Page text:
Prop 30 is Gov. Brown's tax increase plan, proposed after 4-year cuts of some $__ (20 points) from the annual state budget. Recession-era collections are not keeping pace with expenditures; this referendum is made necessary by an earlier statute that requires a 2/3 legislative majority to raise taxes, which the Dems have been unable to muster in the face of unified GOP opposition. It calls for a seven-year marginal rate increase on incomes over $250K, a four-year 1/4% hike in sales tax rates -- and it earmarks those new funds (about $7B/year, give-or-take) for education and public safety.
Thus, its generally progressive nature is structured to appeal to his base, and it will undoubtedly raise the spectre Silicon Valley and Hollywood packing-up, and moving to Texas. Predictably, it is supported by public sector unions and opposed by the Howard Jarvis taxpayers organization.
Raising taxes is never easy; the task has been made harder by the State Parks Department having squirreled-away some $50 million in the face of facility closures (25 points if you know why they did it -- I have never seen an explanation). As someone who Has seen the toll taken by prior cuts on a profoundly disabled relative, I'm aware of the human costs of some other, non-tax alternatives.
Prop 31 sets-up a two-year budget cycle, requires performance goals for all state programs and provides a mechanism for local governments to opt-out of state mandated services. It is supported by the state GOP, but opposed by Dems, the Tea Party and something out of the OC called calwatchdog.com. The latter claims that the 2-year cycle is irrelevant, the goals do not require voter approval, and the opt-out tends to favor cities over 'burbs. Stay tuned.
Prop 32 would forbid both companies and unions from payroll deductions for political purposes. While I am generally in-favor of Anything that weans money away from the political process, I just have to note that the apparent balance here is somewhat attenuated by the fact that member monies are the sole source of union income, while corporations have customers to supply revenue -- perhaps that difference is what the philosopher ___ (fifteen points) had in mind when he wrote about The Law's "majestic equality?"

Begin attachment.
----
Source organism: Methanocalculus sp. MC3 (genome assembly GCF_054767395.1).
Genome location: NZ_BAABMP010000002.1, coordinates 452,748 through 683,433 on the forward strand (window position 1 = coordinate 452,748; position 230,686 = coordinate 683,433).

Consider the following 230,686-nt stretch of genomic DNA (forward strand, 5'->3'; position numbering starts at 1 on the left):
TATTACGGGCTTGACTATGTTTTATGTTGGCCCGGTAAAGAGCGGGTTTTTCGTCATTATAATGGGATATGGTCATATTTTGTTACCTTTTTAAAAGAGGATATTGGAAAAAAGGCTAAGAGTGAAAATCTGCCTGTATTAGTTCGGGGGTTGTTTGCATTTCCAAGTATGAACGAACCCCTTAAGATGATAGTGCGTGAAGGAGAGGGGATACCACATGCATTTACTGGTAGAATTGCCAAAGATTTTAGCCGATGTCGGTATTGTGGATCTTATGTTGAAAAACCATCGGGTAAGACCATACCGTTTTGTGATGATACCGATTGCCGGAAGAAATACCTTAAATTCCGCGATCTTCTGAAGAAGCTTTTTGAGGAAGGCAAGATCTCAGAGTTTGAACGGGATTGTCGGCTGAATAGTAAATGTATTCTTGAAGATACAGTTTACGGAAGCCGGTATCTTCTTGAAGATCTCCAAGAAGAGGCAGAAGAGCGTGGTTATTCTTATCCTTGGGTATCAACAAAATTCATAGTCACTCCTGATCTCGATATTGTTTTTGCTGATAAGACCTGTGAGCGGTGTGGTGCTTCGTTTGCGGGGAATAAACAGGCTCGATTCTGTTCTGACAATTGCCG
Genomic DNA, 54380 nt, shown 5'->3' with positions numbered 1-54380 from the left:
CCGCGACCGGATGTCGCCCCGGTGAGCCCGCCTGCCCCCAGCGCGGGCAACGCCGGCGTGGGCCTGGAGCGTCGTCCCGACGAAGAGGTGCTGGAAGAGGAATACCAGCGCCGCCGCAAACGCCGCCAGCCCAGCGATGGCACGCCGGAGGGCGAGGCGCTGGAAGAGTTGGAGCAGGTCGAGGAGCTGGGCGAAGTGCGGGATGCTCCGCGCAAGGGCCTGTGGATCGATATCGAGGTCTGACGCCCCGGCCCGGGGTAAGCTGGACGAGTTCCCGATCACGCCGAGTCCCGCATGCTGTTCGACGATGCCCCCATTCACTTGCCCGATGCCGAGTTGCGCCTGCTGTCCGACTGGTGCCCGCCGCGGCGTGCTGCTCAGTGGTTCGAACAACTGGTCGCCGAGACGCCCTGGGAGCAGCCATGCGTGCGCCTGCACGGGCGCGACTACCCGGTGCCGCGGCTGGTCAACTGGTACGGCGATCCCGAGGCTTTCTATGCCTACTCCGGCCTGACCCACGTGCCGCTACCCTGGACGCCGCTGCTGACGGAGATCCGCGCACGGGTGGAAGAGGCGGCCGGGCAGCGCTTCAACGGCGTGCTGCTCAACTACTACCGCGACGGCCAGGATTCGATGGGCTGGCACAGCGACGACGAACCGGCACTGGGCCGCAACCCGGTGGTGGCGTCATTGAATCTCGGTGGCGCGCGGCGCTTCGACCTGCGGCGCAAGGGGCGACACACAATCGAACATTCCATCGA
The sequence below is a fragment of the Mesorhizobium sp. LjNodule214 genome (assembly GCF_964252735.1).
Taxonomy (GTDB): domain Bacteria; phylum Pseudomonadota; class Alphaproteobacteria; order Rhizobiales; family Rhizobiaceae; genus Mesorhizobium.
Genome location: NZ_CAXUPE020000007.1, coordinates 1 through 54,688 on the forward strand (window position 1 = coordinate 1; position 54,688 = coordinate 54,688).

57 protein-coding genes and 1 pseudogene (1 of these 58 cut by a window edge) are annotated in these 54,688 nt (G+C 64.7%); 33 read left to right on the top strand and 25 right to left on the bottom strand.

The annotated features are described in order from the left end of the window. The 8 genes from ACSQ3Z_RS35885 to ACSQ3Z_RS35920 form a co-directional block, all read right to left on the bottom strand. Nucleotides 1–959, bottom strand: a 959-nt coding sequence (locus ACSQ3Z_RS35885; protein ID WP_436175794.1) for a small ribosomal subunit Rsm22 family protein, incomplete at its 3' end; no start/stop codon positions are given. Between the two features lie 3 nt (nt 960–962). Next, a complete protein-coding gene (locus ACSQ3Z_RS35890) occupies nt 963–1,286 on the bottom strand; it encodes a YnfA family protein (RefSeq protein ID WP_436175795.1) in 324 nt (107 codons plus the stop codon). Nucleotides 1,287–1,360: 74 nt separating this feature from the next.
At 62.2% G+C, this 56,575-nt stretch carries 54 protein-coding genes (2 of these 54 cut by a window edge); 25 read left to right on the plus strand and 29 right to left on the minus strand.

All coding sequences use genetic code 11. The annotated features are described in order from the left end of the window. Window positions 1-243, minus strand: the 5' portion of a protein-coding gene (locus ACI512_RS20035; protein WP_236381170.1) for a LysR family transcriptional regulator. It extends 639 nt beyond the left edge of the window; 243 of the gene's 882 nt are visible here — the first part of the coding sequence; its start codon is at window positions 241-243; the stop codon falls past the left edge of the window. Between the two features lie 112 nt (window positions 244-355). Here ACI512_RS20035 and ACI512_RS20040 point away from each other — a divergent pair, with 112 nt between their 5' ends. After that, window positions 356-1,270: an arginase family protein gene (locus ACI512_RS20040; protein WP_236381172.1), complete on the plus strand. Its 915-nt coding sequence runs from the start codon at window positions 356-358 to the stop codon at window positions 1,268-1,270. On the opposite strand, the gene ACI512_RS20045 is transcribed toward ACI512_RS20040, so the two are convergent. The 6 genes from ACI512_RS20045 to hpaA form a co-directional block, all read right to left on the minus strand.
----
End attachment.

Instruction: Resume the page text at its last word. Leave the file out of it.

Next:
Finally this week, there's Prop 34, which would eliminate Capital Punishment, commute current such sentences to Life-without-Parole, and establish a $100 million fund to assist law enforcement in solving rapes and murders. That one-time amount comes close to offsetting the annual costs of maintaining the current system, according to a prominent recent study be a supporter and an opponent of the law.
The death penalty has always been popular with voters hereabouts, so sponsors as disparate as a former San Quentin Warden, the author of CA's current capital statute and the CA State Bar President have their work cut-out for them. I started these columns with a personal analysis of the issue Web Link, which I think fails both public policy and economic tests. So far ___ (twenty points) death-row convicts have been later exonerated. It will be interesting to watch the tacks taken by both supporters and opponents, this time around.
There are other significant Props this time, on other issues like human trafficking, Three-strikes, food labeling on genetically modified food-like substances, and State Senate redistricting. Those will be future RC subjects, as time and circumstance allow.
Answers: Elizabeth Emken, Republican, and Gail Lightfoot, Libertarian; $56 billion in claimed cuts; no earthly idea what they had in mind for that $50 million secret fund; Anatole France: "The law in its majestic equality forbids both rich and poor men from sleeping under bridges, begging in the street and stealing bread"; 138 exonerations, at least as of last year. How'd you do?
Note to Madame Editor: I created this column in the website blank, itself -- and only deleted the draft by accident once. Let's see if this tactic avoids the weird punctuation problem...
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